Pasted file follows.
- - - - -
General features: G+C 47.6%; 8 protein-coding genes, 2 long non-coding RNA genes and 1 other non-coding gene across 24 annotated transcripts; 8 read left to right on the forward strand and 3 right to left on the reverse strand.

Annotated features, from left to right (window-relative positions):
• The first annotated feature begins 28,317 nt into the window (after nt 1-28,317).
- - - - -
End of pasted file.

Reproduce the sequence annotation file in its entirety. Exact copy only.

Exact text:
General features: G+C 47.6%; 8 protein-coding genes, 2 long non-coding RNA genes and 1 other non-coding gene across 24 annotated transcripts; 8 read left to right on the forward strand and 3 right to left on the reverse strand.

Annotated features, from left to right (window-relative positions):
• The first annotated feature begins 28,317 nt into the window (after nt 1-28,317).